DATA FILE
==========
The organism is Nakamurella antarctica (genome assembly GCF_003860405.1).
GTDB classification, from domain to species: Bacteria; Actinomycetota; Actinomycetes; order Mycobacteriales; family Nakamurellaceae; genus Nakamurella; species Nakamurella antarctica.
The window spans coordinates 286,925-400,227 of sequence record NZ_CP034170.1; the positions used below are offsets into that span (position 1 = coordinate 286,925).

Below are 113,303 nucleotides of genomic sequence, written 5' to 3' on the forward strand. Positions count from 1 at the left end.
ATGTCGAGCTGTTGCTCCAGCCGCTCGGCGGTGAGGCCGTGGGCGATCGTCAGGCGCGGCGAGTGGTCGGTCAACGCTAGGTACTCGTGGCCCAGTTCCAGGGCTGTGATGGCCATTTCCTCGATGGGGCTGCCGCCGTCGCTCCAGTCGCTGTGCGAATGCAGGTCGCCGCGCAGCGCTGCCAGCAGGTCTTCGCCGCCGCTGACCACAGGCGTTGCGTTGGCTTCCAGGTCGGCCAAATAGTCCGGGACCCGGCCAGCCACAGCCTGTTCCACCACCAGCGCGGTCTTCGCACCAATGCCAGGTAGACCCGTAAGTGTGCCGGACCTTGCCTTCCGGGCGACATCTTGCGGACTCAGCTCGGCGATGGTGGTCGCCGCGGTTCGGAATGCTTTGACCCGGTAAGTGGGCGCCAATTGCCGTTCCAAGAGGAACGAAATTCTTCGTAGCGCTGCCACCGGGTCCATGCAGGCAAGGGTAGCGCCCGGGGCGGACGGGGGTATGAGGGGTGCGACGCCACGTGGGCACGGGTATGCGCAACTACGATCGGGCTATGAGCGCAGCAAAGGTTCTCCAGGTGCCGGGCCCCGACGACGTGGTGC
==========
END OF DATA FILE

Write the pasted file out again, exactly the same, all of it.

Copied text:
The organism is Nakamurella antarctica (genome assembly GCF_003860405.1).
GTDB classification, from domain to species: Bacteria; Actinomycetota; Actinomycetes; order Mycobacteriales; family Nakamurellaceae; genus Nakamurella; species Nakamurella antarctica.
The window spans coordinates 286,925-400,227 of sequence record NZ_CP034170.1; the positions used below are offsets into that span (position 1 = coordinate 286,925).

Below are 113,303 nucleotides of genomic sequence, written 5' to 3' on the forward strand. Positions count from 1 at the left end.
ATGTCGAGCTGTTGCTCCAGCCGCTCGGCGGTGAGGCCGTGGGCGATCGTCAGGCGCGGCGAGTGGTCGGTCAACGCTAGGTACTCGTGGCCCAGTTCCAGGGCTGTGATGGCCATTTCCTCGATGGGGCTGCCGCCGTCGCTCCAGTCGCTGTGCGAATGCAGGTCGCCGCGCAGCGCTGCCAGCAGGTCTTCGCCGCCGCTGACCACAGGCGTTGCGTTGGCTTCCAGGTCGGCCAAATAGTCCGGGACCCGGCCAGCCACAGCCTGTTCCACCACCAGCGCGGTCTTCGCACCAATGCCAGGTAGACCCGTAAGTGTGCCGGACCTTGCCTTCCGGGCGACATCTTGCGGACTCAGCTCGGCGATGGTGGTCGCCGCGGTTCGGAATGCTTTGACCCGGTAAGTGGGCGCCAATTGCCGTTCCAAGAGGAACGAAATTCTTCGTAGCGCTGCCACCGGGTCCATGCAGGCAAGGGTAGCGCCCGGGGCGGACGGGGGTATGAGGGGTGCGACGCCACGTGGGCACGGGTATGCGCAACTACGATCGGGCTATGAGCGCAGCAAAGGTTCTCCAGGTGCCGGGCCCCGACGACGTGGTGC